Tripura: Ancient Seat of Vaisnavism
BY: SUN STAFF
Temple of Tripura Sundari
Nicholas Roerich, c. 1932
Feb 09, 2013 CANADA (SUN) A two-part exploration of the ancient city of Tripura, a northern outpost of Vaisnavism and the Bhakti Cult.
Rituals and practices of ancient Tripura spiritual society
In his article, Social History as Revealed in the Manuscripts of Tripura, author Rabindranath Das Shastri further describes the extant literature that helps to place ancient Tripuri as a center of Vaisnava faith and the Bhakti Cult, along with other religious/social practices of the day. He writes: "Gopinath Sharma copied a manuscript titled Vājasaneyi Upanayana Paddhati in 1577 S.E. The upanayana is a ritualistic ceremony of the Hindu Brahmins as mentioned in Smriti Shastra.
In this context we may also cite a manuscript titled Śrāddha-Tattvam of Raghunath Bhattacharya copied by Shri Dwija Rammohan. Astrological practices were very much in vogue in Tripura. Reference can be given of the two manuscripts Dwadashbhava Phala copied by Umakantacharya (1768 A.D.) and Bhairava Stavarajir Punthi copied by Kailashchandracharya (1894 A.D.) which are related to the practice of astrology. Recovery of the manuscript titled Rajmala Punthi from Vangiya Sahitya Parishad Granthasala in 1949 revealed that the manuscript was copied by Ram Narayan Deb. The Horoscope of Maharaja Kalyan Manikya (1625–1660 A.D.) was casted in this manuscript as,
Bhadramase diva dui prahar samay Avijit muhurta take jyotisheke kay Tahate janmile raja Kalyan Manik Lagne o shuthir Debaguru Brihaspati
In this very manuscript the benevolent practice of grant of land to the Brahmins is mentioned. It appears that in 1380 S.E. Maharaja Dharma Manikya donated –
Practice of traditional medicine can be traced from the manuscript titled Bhasaktousadhapustika wherein the copyist took pains to mention the remedy for several common ailments as per Ayurveda. Another manuscript on traditional medical practice reveals the treatment of diabetes (Helanchigacha sameta prate kichu siddha kalimarich diyakhaile bahumutra khande). It was a practice to warn the thieves with a view to protect the manuscript from robbery.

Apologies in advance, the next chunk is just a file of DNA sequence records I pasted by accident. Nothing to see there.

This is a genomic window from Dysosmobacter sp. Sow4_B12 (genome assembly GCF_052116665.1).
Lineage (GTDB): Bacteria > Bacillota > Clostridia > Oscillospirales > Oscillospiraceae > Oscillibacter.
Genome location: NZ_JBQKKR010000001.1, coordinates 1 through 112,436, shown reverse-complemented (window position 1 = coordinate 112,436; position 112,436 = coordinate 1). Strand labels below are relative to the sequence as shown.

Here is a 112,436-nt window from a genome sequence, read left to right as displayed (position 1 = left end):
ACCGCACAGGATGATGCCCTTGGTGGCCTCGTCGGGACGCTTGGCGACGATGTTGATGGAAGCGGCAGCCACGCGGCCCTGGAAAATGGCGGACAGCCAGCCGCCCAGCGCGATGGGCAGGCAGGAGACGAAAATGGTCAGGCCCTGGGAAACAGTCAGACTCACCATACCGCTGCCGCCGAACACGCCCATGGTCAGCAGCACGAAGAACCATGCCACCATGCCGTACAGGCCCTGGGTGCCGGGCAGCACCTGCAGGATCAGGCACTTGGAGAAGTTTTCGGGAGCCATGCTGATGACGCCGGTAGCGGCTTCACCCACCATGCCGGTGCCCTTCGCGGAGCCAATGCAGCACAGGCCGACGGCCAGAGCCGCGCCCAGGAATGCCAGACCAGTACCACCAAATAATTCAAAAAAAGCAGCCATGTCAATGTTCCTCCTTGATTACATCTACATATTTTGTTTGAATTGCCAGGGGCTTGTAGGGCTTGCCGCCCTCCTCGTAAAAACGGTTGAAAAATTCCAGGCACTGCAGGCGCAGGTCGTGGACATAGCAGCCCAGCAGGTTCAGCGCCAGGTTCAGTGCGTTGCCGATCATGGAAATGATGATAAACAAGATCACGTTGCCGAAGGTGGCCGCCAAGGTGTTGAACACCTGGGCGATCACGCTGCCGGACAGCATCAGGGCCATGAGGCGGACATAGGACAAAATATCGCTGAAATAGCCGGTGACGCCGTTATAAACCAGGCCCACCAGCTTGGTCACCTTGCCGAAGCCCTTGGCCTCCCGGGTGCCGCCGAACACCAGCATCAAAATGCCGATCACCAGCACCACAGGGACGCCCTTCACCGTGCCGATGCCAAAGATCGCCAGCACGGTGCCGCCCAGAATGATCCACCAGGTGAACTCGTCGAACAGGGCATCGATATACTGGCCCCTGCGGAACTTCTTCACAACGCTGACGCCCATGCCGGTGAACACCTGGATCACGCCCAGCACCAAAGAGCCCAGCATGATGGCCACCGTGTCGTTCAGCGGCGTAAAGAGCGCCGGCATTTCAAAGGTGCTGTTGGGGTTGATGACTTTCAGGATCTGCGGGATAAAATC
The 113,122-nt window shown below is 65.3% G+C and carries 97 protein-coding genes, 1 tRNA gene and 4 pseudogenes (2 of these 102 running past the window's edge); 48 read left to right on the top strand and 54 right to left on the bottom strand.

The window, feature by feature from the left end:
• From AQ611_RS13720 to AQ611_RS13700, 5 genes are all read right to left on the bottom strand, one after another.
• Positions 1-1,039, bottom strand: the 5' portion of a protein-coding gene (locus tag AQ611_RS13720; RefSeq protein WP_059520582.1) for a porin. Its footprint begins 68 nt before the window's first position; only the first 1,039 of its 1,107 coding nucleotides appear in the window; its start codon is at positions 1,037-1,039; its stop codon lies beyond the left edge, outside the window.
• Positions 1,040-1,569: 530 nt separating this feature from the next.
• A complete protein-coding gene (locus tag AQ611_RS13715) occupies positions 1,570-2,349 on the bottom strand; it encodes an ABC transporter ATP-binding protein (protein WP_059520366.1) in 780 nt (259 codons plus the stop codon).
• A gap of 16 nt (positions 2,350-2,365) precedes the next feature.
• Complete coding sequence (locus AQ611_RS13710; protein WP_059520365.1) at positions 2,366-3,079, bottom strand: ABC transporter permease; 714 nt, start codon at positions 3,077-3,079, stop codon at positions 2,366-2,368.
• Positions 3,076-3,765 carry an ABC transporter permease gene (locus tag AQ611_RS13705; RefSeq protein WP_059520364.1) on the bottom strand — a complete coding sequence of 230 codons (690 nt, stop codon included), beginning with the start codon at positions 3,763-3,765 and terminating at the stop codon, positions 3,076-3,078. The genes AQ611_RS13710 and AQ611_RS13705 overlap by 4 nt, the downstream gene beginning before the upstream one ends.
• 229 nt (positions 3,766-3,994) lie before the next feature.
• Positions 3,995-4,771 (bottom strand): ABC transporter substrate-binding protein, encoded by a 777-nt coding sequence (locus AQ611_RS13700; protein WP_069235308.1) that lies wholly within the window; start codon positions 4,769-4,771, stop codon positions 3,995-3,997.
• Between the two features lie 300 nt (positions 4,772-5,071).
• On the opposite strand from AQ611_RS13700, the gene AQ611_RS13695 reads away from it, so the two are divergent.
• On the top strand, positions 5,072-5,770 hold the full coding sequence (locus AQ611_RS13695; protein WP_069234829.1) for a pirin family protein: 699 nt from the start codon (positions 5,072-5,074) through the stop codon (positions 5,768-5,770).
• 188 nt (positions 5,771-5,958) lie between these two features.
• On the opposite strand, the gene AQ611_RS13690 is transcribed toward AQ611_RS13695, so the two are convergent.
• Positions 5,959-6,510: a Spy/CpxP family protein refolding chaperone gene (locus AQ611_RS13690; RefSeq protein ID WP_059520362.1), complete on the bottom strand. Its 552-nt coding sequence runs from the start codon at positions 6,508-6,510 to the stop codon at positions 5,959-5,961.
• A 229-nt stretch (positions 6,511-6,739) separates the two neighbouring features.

In the post-colophon of the manuscript of Mahabharata, the copyist Gangagobinda Das remarked in corrupt Sanskrit:
The voice of warning was also raised in the Sannyāsakaraņa Vidhi manuscript of Tripura which also mentions fear from fools:
The materials used for preparing the manuscripts were locally made from bark of trees (balkal), pulp of cotton (tulat), covering of betel nut tree (khal), palm-leaf, birch bark (bhurjyapatra), all being the eco-friendly alternative for paper. These materials were pressed into sheets by conch-shell and stone. Wood, leather, cloth, cotton wrapper (kantha) were used to make the covers of the manuscripts.
Paint brush (tuli), shalaka, peacock feather were used as pen. Ink of different hues – red, black, brown — made of natural ingredients – juices of plants, haritaki (myrobalan) and animal bone were used. In the Sanskrit drama Malati Madhav, shalaka is mentioned as writing material. M.M. Gaurishankar Ojha also reported the use of such materials in his book in 1918.